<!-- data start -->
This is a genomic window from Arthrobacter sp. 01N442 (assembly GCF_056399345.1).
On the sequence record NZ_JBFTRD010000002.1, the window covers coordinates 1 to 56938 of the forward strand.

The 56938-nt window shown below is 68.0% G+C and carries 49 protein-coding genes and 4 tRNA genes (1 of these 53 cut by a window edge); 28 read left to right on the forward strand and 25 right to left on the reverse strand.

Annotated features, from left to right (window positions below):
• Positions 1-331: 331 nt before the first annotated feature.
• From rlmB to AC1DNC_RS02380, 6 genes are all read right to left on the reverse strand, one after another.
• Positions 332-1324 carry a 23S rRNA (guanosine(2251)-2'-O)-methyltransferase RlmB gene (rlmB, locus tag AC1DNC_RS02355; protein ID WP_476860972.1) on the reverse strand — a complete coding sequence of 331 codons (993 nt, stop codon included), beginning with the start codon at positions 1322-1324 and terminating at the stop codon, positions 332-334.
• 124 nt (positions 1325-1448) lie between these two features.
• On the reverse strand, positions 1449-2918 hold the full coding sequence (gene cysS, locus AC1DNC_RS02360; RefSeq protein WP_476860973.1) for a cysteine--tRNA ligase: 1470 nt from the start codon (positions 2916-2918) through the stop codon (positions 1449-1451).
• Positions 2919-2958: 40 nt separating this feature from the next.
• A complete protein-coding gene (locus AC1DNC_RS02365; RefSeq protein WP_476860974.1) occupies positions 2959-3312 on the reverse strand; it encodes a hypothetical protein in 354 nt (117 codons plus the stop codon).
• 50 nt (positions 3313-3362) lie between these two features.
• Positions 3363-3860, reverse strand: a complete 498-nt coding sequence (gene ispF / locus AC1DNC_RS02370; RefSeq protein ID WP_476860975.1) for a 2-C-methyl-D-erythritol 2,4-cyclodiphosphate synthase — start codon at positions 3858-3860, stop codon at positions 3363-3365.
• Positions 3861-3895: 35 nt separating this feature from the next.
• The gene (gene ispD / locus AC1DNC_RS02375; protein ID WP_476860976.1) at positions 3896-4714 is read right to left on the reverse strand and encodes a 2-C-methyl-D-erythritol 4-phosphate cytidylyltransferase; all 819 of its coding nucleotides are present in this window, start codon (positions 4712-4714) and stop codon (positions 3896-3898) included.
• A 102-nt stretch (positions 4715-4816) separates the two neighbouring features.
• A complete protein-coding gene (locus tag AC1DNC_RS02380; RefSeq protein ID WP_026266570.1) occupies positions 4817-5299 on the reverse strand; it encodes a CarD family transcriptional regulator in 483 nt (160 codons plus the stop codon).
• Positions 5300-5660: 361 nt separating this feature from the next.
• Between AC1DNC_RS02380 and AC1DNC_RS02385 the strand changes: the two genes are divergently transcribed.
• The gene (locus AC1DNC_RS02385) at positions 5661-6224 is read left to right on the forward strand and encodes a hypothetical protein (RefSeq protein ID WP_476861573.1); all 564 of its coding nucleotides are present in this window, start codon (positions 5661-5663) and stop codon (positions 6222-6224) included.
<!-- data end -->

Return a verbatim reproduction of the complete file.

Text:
This is a genomic window from Arthrobacter sp. 01N442 (assembly GCF_056399345.1).
On the sequence record NZ_JBFTRD010000002.1, the window covers coordinates 1 to 56938 of the forward strand.

The 56938-nt window shown below is 68.0% G+C and carries 49 protein-coding genes and 4 tRNA genes (1 of these 53 cut by a window edge); 28 read left to right on the forward strand and 25 right to left on the reverse strand.

Annotated features, from left to right (window positions below):
• Positions 1-331: 331 nt before the first annotated feature.
• From rlmB to AC1DNC_RS02380, 6 genes are all read right to left on the reverse strand, one after another.
• Positions 332-1324 carry a 23S rRNA (guanosine(2251)-2'-O)-methyltransferase RlmB gene (rlmB, locus tag AC1DNC_RS02355; protein ID WP_476860972.1) on the reverse strand — a complete coding sequence of 331 codons (993 nt, stop codon included), beginning with the start codon at positions 1322-1324 and terminating at the stop codon, positions 332-334.
• 124 nt (positions 1325-1448) lie between these two features.
• On the reverse strand, positions 1449-2918 hold the full coding sequence (gene cysS, locus AC1DNC_RS02360; RefSeq protein WP_476860973.1) for a cysteine--tRNA ligase: 1470 nt from the start codon (positions 2916-2918) through the stop codon (positions 1449-1451).
• Positions 2919-2958: 40 nt separating this feature from the next.
• A complete protein-coding gene (locus AC1DNC_RS02365; RefSeq protein WP_476860974.1) occupies positions 2959-3312 on the reverse strand; it encodes a hypothetical protein in 354 nt (117 codons plus the stop codon).
• 50 nt (positions 3313-3362) lie between these two features.
• Positions 3363-3860, reverse strand: a complete 498-nt coding sequence (gene ispF / locus AC1DNC_RS02370; RefSeq protein ID WP_476860975.1) for a 2-C-methyl-D-erythritol 2,4-cyclodiphosphate synthase — start codon at positions 3858-3860, stop codon at positions 3363-3365.
• Positions 3861-3895: 35 nt separating this feature from the next.
• The gene (gene ispD / locus AC1DNC_RS02375; protein ID WP_476860976.1) at positions 3896-4714 is read right to left on the reverse strand and encodes a 2-C-methyl-D-erythritol 4-phosphate cytidylyltransferase; all 819 of its coding nucleotides are present in this window, start codon (positions 4712-4714) and stop codon (positions 3896-3898) included.
• A 102-nt stretch (positions 4715-4816) separates the two neighbouring features.
• A complete protein-coding gene (locus tag AC1DNC_RS02380; RefSeq protein ID WP_026266570.1) occupies positions 4817-5299 on the reverse strand; it encodes a CarD family transcriptional regulator in 483 nt (160 codons plus the stop codon).
• Positions 5300-5660: 361 nt separating this feature from the next.
• Between AC1DNC_RS02380 and AC1DNC_RS02385 the strand changes: the two genes are divergently transcribed.
• The gene (locus AC1DNC_RS02385) at positions 5661-6224 is read left to right on the forward strand and encodes a hypothetical protein (RefSeq protein ID WP_476861573.1); all 564 of its coding nucleotides are present in this window, start codon (positions 5661-5663) and stop codon (positions 6222-6224) included.